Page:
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Lifewire / Hayley Prokos
Built-in 5-hour battery
Mobile USB display
Manual focus lens creates extra work
Limited speaker capability
Not a great value
The Acer C202i is a decent portable projector you can buy for under $400, for casual office presentations, camping trips, kids entertainment on-the-go, and more.
The Acer C202i is a mini-projector with some laudable qualities but also a handful of issues. Color accuracy, brightness, contrast, and resolution are about on par with modern budget TVs but fall short of some of the better mini projectors we tested. Stil, setup is easy and the price is so low that we can imagine justifying this purchase under specific circumstances.
From photos, we were impressed with the minimalistic design of the Acer C202i, but upon taking it out of its packaging and seeing it up close, we realized that the simple design reflected its limited capabilities. Measuring 4.5 x 4.5 x 1.25 inches, this is certainly on the smaller side of projectors we’ve tested, which could be appealing.
For what it offers, the price is a little steep.
The Acer C202i comes with a bundle of accessories — an AC to DC power adapter, a protective case, a quick start guide, a remote control, a tripod, and a dust bag — which is more than what some others offer. However, it’s fairly limited in connectivity, offering only four ports total (a DC 15V port for charging the device, a USB-A port, an HDMI port, and a headphone jack) and EZCast screen mirroring instead of simple Bluetooth connection. Unfortunately, the two required AAA batteries for the remote aren’t included, which seems like a bit of a trifling omission in a device that costs more than $350.
The Acer C202i is really easy to set up because it essentially functions on screen mirroring. Once your device is connected to the projector — either through its HDMI or USB port — and you’ve adjusted settings like the lens, you’re just about set to use the projector.
We connected an iPhone through the USB port, and you can also connect an Android phone or PC through the USB port with an application called EZCast. The app can also aid in wireless screen mirroring for Android and iOS devices, but the whole thing feels byzantine and dated.
Based on the features that it offers, we can imagine using this projector for casual business presentations, for children’s entertainment or for a small outdoor gathering, like a camping trip.
However, if you’re the clumsy type, or if there’s a chance the projector could take a beating, this might not be a good fit. The manufacturer specifically cautions against squeezing, shaking, or applying pressure to the projector. Just holding and using it we can see why—it feels really delicate, and when moved suddenly we felt something shaking around inside.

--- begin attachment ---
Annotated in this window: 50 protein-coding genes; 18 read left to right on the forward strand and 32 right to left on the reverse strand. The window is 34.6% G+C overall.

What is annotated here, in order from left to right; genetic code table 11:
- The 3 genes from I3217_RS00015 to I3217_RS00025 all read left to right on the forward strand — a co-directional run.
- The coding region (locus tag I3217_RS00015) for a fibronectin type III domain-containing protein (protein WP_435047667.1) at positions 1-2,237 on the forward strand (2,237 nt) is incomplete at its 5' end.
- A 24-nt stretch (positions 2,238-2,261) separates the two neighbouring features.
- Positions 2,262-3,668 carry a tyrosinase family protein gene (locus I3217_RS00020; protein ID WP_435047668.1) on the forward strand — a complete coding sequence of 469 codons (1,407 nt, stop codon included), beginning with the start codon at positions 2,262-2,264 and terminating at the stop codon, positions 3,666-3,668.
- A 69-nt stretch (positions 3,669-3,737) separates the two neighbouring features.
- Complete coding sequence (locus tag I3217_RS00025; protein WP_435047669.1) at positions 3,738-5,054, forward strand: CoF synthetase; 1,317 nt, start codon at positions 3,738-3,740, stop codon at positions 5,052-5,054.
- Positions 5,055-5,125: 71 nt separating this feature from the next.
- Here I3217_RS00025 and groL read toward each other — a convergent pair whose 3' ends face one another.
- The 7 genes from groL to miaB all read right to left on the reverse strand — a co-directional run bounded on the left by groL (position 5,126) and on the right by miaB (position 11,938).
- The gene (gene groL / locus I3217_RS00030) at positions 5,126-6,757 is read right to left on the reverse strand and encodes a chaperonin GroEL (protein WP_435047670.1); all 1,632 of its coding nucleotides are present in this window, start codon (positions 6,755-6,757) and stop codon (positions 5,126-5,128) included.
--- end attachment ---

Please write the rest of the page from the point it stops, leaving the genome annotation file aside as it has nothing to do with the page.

If you were hoping to get the kind of picture quality you see in a modern HDTV in a bigger format, the Acer will disappoint. It’s not an ultra high-res projector (max output is 480p, the lowest resolution that technically qualifies as HD). While it is bright, at 300 lumens, contrast is pretty underwhelming at a 5,000:1 ratio, so the colors appear less than vibrant. The low resolution also resulted in pixelation at times.
If you were hoping to get the kind of picture quality you see in a modern HDTV in a bigger format, the Acer will disappoint.
It’s also worth noting that the Acer C202i wouldn’t provide great quality in a lit room, or in daylight—good performance in a bright space requires something on the order of 2,000 lumens, well outside the Acer’s range.
Onboard audio isn’t the shining star on the Acer C202i, and you should plan to connect the projector to a separate audio output, particularly in large rooms or when sound is critical to the viewing experience. Even in a bedroom we found the sound to be muffled and low-impact.
At $376, the Acer C202i is on the lower end of the price spectrum for mini projectors, but for what it offers, the price is a little steep. There are a number of drawbacks that would make us think twice about recommending this product. We’d encourage buyers to consider both the lower image resolution and lackluster audio which really negatively impact usability and enjoyment.
If you’re seeking an inexpensive option for more casual multimedia scenarios, you may be satisfied with the Acer C202i, but if you want to play high-quality content, we’d say you’re better off saving up for a better portable projector.
This model has a lot less connectivity than the Nebula II, but the Acer is cheaper, simple, and gets the job done.
In terms of image quality, sound quality, and durability, however, we have to say the Nebula Capsule II is a clear winner. The Acer, on the other hand, is brighter and boasts a longer battery life.
The Anker Nebula Capsule II costs significantly more, retailing at $579, but comes with a slew of bells and whistles, stuff like built-in Chromecast, an autofocus lens, an Android TV system, and Google Assistant technology. If you can afford the significant increase in price, the Capsule II is worth the investment.
An inexpensive projector—for a reason.
The Acer C202i might be worth the price to a specific buyer. It won’t beat out many name-brand solutions on sound or image quality, but its low price point may be attractive to budget shoppers who don’t prioritize HD image quality and sound in this tiny device. For the majority of people, however, even the lower price point isn’t justified.
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